It's possible convert a `CATransform3D`

to a `CGAffineTransform`

, but you will lose some capabilities. I found it useful to convert the aggregate transform of a layer and its ancestors into a `CGAffineTransform`

so I could render it with Core Graphics. The constraints are:

- Your input will be treated as flat in the XY plane
- Your output will be treated as flat in the XY plane too
- Perspective / foreshortening from
`.m34`

will be neutralized

If that sounds OK for your purposes:

```
// m13, m23, m33, m43 are not important since the destination is a flat XY plane.
// m31, m32 are not important since they would multiply with z = 0.
// m34 is zeroed here, so that neutralizes foreshortening. We can't avoid that.
// m44 is implicitly 1 as CGAffineTransform's m33.
CATransform3D fullTransform = <your 3D transform>
CGAffineTransform affine = CGAffineTransformMake(fullTransform.m11, fullTransform.m12, fullTransform.m21, fullTransform.m22, fullTransform.m41, fullTransform.m42);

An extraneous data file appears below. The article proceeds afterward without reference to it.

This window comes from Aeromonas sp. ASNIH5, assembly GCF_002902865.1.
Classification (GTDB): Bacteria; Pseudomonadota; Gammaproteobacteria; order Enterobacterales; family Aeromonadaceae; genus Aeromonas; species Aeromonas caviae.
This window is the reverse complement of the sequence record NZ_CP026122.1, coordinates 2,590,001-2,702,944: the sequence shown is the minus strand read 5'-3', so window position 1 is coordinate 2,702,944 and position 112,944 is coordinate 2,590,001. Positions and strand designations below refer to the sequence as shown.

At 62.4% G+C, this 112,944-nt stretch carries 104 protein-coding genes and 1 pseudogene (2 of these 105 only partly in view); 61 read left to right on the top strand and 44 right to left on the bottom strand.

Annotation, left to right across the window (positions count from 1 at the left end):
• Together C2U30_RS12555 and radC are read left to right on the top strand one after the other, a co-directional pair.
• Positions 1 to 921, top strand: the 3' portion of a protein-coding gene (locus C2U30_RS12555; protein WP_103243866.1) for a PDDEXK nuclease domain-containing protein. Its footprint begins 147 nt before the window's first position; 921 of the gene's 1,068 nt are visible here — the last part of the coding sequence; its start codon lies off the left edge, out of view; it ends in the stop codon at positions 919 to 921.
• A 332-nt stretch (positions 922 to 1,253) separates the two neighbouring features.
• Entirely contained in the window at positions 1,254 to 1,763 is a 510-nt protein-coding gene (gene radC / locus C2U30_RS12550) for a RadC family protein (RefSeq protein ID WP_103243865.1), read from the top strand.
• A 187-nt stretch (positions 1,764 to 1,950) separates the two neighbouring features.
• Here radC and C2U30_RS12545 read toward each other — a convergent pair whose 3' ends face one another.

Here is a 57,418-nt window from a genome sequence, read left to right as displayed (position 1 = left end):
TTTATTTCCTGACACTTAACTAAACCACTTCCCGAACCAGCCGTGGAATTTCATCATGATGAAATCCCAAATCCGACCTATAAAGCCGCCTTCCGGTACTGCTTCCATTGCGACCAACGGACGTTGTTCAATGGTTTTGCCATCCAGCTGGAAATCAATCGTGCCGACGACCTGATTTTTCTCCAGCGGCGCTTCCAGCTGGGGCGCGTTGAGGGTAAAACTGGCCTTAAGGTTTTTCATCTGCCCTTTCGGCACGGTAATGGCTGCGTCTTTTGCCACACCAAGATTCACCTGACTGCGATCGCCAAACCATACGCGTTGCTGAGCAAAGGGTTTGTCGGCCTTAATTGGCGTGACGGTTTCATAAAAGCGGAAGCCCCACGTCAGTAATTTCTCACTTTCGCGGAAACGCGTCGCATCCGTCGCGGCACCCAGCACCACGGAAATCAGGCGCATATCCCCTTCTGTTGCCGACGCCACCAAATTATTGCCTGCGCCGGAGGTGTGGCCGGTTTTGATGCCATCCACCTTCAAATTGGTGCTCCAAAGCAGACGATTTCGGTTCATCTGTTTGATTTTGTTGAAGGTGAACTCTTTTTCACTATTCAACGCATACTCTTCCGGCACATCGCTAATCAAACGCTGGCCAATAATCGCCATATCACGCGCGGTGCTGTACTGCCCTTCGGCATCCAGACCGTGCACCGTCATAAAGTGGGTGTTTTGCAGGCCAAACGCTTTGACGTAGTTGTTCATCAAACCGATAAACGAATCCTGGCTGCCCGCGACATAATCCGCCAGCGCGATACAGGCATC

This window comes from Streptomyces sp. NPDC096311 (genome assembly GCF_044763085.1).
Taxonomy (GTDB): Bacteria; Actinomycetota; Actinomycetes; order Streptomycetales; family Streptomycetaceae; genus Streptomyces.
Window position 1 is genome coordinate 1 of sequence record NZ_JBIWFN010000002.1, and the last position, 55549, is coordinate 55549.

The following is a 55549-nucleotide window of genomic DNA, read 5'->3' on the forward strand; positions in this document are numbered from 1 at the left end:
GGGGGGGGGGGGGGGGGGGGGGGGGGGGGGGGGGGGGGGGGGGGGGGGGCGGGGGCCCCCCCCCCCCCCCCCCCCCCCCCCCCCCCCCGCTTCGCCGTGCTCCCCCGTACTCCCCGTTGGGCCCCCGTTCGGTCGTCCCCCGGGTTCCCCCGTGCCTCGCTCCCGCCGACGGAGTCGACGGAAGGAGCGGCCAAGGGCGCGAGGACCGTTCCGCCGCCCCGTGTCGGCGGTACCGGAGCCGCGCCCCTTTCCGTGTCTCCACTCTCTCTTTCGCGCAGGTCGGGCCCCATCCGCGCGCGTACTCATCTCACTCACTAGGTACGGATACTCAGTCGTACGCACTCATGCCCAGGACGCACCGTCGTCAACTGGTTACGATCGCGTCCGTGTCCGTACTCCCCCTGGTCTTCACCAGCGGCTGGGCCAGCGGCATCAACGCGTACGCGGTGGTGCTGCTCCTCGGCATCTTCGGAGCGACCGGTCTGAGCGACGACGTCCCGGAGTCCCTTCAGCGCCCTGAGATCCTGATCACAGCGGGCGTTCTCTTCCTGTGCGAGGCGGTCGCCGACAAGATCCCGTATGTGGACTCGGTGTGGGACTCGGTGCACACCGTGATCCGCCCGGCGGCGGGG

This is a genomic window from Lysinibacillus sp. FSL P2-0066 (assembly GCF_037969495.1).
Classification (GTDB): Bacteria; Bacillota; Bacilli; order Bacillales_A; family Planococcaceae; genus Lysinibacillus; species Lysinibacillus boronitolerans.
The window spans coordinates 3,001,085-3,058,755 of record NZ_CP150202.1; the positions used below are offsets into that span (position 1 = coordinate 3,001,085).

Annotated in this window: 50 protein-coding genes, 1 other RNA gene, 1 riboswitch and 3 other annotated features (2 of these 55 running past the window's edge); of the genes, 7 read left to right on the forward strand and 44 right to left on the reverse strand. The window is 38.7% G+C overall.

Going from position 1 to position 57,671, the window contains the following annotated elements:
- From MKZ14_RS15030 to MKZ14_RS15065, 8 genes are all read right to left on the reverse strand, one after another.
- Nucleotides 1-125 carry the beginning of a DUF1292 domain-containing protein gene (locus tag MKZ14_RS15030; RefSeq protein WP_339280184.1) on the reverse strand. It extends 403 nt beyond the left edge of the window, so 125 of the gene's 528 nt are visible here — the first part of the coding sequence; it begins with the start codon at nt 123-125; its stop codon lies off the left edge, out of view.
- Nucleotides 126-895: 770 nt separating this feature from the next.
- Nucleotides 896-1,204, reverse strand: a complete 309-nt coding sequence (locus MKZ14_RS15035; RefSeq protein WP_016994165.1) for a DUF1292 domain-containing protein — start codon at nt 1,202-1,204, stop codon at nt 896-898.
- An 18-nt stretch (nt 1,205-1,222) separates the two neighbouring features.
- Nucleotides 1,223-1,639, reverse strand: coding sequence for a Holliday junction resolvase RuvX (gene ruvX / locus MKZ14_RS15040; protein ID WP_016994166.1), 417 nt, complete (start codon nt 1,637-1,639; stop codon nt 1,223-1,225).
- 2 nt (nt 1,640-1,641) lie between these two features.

```

You will want to do all your work in 3D transforms first, say by concatenating from your superlayers, and then finally convert the aggregate `CATransform3D`

to a `CGAffineTransform`

. Given that layers are flat to begin with and render onto a flat target, I found this very suitable since my 3D rotations became 2D shears. I also found it acceptable to sacrifice foreshortening. There's no way around that because affine transforms have to preserve parallel lines.

To render a 3D-transformed layer using Core Graphics, for instance, you might concatenate the transforms (respecting anchor points!), then convert to affine, and finally:

```
CGContextSaveGState(context);
CGContextConcatCTM(context, affine);
[layer renderInContext:context];
CGContextRestoreGState(context);
```

`CATransform3DRotate()`

removed, of course). It should be based on the previous transform of the UIView. – Brad Larson♦ May 9 '12 at 14:29